The Office for National Statistics (ONS) last month revealed knife crime in the year to September 2018 rose by eight per cent to 39,818 offences with 29 out of 43 police forces reporting an increase. Research recently carried out by the all-party parliamentary group on knife crime showed a 56 per cent rise in exclusions in England since 2014 and one in three councils having no space in pupil referral units (PRU) in the UK, leading some to make a direct causal link between school exclusions and the rise in youth violence.
At Redthread, we see youth violence as a health issue which, therefore, should be treated in the same way as a disease. This must start with an analysis of the causes, before going on to diagnose the problem, look at what works to treat the symptoms and develop solutions. Permanently excluding young people from school is not the root cause of why some become involved in violence, however their behaviour in school should be viewed as a symptom of the challenges they face and the vulnerabilities they experience.
In January, I attended The Difference's ‘IncludEd' conference where I sat on a panel discussing the question: ‘Is it a teacher's responsibility to tackle knife crime?' There is no doubt that teachers have a unique position in schools to support and safeguard vulnerable young people. The Difference Leaders Programme, launched at the conference, acknowledges this unique window of opportunity, placing excellent subject teachers in leadership posts in alternative provision (AP) schools as part of Master's level specialist training. After two years, Difference Leaders are supported to return to mainstream education as senior leaders, to share their understanding of working with the most vulnerable young people, reducing unnecessary exclusions in future.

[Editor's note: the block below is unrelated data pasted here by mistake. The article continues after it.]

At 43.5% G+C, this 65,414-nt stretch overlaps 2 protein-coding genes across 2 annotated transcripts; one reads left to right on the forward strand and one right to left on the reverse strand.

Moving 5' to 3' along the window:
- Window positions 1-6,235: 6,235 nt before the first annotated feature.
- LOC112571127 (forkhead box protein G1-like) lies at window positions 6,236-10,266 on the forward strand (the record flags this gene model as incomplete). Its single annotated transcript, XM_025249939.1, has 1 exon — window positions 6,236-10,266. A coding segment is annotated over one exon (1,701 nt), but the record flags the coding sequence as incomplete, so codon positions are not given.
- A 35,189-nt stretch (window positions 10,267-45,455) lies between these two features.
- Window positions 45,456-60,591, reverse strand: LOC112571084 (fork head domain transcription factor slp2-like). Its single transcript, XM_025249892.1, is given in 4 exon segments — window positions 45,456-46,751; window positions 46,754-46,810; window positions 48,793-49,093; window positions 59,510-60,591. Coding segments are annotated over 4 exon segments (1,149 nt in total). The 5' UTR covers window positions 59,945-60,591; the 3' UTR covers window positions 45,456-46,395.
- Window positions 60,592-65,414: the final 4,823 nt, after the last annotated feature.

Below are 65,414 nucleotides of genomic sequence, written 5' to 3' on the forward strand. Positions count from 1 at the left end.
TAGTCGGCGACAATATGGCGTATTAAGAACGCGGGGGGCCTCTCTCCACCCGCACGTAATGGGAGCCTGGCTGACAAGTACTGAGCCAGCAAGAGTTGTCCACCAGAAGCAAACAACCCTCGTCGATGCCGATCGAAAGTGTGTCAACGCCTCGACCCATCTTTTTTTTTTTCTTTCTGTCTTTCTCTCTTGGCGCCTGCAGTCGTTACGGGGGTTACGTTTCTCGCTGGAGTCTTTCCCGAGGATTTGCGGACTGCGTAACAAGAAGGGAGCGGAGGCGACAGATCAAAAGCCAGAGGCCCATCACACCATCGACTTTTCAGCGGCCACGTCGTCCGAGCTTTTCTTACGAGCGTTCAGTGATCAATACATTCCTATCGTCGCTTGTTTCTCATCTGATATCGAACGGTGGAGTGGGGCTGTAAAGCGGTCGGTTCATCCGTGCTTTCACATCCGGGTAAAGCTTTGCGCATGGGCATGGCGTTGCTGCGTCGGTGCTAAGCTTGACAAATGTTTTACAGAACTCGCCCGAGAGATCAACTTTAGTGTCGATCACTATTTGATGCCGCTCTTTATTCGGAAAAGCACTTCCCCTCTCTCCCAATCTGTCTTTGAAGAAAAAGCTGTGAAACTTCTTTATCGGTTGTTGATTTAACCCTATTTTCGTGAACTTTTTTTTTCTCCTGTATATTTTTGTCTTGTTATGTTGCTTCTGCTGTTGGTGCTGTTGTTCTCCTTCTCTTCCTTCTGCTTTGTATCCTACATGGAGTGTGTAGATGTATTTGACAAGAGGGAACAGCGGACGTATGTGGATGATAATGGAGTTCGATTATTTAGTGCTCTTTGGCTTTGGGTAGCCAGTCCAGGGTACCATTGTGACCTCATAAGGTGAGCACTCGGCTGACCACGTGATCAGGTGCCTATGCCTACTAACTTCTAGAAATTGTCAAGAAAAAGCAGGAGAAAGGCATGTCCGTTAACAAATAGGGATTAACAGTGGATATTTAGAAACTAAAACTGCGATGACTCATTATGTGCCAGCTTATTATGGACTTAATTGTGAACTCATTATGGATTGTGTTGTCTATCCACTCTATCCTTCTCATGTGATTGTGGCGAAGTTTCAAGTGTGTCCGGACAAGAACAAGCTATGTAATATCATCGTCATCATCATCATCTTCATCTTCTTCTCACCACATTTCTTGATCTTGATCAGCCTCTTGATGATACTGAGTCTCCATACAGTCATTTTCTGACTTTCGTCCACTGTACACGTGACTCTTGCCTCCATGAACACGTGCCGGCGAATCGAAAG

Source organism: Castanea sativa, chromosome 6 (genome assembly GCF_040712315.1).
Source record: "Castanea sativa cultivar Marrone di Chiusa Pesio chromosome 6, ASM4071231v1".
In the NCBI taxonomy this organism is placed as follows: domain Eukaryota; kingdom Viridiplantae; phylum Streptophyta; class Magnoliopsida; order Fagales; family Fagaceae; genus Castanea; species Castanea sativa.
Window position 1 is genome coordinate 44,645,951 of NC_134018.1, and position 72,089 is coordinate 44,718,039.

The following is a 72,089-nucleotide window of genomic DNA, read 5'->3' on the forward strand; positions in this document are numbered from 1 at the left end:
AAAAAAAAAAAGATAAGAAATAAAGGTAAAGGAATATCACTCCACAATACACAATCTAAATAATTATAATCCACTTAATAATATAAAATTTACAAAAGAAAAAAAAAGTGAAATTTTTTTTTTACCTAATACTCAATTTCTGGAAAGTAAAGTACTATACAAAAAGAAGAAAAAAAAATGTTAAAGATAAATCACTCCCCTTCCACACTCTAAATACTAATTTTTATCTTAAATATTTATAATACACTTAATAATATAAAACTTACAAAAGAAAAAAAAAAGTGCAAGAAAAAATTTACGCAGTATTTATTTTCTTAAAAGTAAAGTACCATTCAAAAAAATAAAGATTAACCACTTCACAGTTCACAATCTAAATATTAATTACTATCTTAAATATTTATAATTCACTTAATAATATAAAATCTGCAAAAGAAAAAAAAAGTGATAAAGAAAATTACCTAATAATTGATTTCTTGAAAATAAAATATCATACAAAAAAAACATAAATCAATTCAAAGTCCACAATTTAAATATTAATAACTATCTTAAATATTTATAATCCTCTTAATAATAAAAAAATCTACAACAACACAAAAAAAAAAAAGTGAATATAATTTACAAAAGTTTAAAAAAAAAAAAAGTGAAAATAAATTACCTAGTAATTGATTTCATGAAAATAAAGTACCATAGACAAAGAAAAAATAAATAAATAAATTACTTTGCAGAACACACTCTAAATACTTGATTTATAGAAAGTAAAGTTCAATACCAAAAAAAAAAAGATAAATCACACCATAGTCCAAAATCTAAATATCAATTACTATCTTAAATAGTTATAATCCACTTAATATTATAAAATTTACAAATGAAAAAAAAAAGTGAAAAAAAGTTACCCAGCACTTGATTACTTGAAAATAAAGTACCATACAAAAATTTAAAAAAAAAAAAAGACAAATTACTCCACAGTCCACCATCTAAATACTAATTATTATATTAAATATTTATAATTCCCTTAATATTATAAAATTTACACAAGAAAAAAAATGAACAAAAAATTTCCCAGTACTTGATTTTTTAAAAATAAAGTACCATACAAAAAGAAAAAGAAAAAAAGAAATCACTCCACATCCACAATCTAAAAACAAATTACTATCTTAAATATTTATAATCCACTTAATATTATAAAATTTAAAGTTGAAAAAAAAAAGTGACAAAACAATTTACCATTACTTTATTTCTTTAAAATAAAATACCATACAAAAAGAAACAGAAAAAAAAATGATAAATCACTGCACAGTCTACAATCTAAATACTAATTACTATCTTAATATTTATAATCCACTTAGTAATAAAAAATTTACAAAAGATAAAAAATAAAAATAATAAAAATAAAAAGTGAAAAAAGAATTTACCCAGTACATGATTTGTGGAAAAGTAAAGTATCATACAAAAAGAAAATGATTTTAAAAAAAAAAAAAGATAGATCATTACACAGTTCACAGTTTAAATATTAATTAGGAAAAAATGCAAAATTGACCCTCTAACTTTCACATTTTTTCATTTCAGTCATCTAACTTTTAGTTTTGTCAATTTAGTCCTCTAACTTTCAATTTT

There are clear parallels between how we as a society respond to young people caught up in cycles of violence and the rise in numbers of permanently excluded pupils. Although some AP and PRUs are very good at providing appropriate support for excluded young people, it is not the same across the UK meaning it's a lottery as to the support available to young people. For those who aren't able to receive the appropriate support, excluding them from mainstream school is not working; although only a small minority of pupils are excluded they make up the majority of the prison population.
In a similar vein, traditionally we have tried to arrest our way out of the problem of youth violence but it's also not working; last week's ONS statistics signal an urgent need to change this approach.
As The Difference pilots a shift in traditional teacher training, we in the youth sector need to think of innovative solutions, breaking out of traditional silos, to address the complex needs of traumatised young people, whether that's in education, health, the criminal justice system or the community.
Is it a teacher's responsibility to tackle knife crime? It is all of society's responsibility to protect and safeguard our young people. More collaboration, breaking down silos of working and adopting a whole system, public health approach to tackling violence could help stop the spread of violence that can too easily lead to devastated communities and an exhausted healthcare and criminal justice system.
John Poyton is chief executive at youth charity Redthread. John tweets @poyton